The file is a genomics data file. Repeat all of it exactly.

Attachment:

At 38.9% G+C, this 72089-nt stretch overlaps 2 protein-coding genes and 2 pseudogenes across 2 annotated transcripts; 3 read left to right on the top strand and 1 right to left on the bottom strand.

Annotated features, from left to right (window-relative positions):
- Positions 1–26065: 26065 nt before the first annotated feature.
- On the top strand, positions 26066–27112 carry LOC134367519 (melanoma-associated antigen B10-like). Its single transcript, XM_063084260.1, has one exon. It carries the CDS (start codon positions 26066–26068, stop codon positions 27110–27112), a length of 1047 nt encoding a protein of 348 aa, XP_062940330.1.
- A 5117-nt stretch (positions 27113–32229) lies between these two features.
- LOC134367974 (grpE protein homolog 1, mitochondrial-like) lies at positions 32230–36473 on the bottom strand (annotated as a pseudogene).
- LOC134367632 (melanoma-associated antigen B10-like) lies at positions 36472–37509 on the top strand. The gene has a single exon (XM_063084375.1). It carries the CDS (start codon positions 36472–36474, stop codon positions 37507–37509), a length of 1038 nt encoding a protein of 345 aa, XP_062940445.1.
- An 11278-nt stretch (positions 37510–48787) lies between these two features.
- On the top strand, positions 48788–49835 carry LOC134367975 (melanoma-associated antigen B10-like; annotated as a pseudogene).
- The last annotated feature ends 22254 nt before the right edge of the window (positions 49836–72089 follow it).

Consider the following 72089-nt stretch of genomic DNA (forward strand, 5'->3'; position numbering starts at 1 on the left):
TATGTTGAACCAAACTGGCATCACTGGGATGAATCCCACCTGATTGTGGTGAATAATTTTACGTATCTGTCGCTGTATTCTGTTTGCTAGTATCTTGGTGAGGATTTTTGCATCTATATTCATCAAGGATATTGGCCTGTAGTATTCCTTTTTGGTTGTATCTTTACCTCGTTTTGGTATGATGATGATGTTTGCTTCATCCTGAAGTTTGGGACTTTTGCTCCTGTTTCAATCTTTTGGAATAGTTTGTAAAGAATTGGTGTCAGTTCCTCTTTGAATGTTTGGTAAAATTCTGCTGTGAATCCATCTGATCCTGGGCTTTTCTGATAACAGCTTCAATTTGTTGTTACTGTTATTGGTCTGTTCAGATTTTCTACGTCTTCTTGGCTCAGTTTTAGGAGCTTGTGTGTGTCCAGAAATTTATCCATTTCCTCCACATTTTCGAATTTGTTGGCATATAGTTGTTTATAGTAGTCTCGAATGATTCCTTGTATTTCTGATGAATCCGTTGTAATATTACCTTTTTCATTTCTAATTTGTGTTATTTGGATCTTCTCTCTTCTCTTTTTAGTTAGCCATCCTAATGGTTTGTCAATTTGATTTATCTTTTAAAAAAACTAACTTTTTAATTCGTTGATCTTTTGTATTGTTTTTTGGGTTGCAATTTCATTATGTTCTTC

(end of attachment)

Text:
At 38.9% G+C, this 72089-nt stretch overlaps 2 protein-coding genes and 2 pseudogenes across 2 annotated transcripts; 3 read left to right on the top strand and 1 right to left on the bottom strand.

Annotated features, from left to right (window-relative positions):
- Positions 1–26065: 26065 nt before the first annotated feature.
- On the top strand, positions 26066–27112 carry LOC134367519 (melanoma-associated antigen B10-like). Its single transcript, XM_063084260.1, has one exon. It carries the CDS (start codon positions 26066–26068, stop codon positions 27110–27112), a length of 1047 nt encoding a protein of 348 aa, XP_062940330.1.
- A 5117-nt stretch (positions 27113–32229) lies between these two features.
- LOC134367974 (grpE protein homolog 1, mitochondrial-like) lies at positions 32230–36473 on the bottom strand (annotated as a pseudogene).
- LOC134367632 (melanoma-associated antigen B10-like) lies at positions 36472–37509 on the top strand. The gene has a single exon (XM_063084375.1). It carries the CDS (start codon positions 36472–36474, stop codon positions 37507–37509), a length of 1038 nt encoding a protein of 345 aa, XP_062940445.1.
- An 11278-nt stretch (positions 37510–48787) lies between these two features.
- On the top strand, positions 48788–49835 carry LOC134367975 (melanoma-associated antigen B10-like; annotated as a pseudogene).
- The last annotated feature ends 22254 nt before the right edge of the window (positions 49836–72089 follow it).

Consider the following 72089-nt stretch of genomic DNA (forward strand, 5'->3'; position numbering starts at 1 on the left):
TATGTTGAACCAAACTGGCATCACTGGGATGAATCCCACCTGATTGTGGTGAATAATTTTACGTATCTGTCGCTGTATTCTGTTTGCTAGTATCTTGGTGAGGATTTTTGCATCTATATTCATCAAGGATATTGGCCTGTAGTATTCCTTTTTGGTTGTATCTTTACCTCGTTTTGGTATGATGATGATGTTTGCTTCATCCTGAAGTTTGGGACTTTTGCTCCTGTTTCAATCTTTTGGAATAGTTTGTAAAGAATTGGTGTCAGTTCCTCTTTGAATGTTTGGTAAAATTCTGCTGTGAATCCATCTGATCCTGGGCTTTTCTGATAACAGCTTCAATTTGTTGTTACTGTTATTGGTCTGTTCAGATTTTCTACGTCTTCTTGGCTCAGTTTTAGGAGCTTGTGTGTGTCCAGAAATTTATCCATTTCCTCCACATTTTCGAATTTGTTGGCATATAGTTGTTTATAGTAGTCTCGAATGATTCCTTGTATTTCTGATGAATCCGTTGTAATATTACCTTTTTCATTTCTAATTTGTGTTATTTGGATCTTCTCTCTTCTCTTTTTAGTTAGCCATCCTAATGGTTTGTCAATTTGATTTATCTTTTAAAAAAACTAACTTTTTAATTCGTTGATCTTTTGTATTGTTTTTTGGGTTGCAATTTCATTATGTTCTTC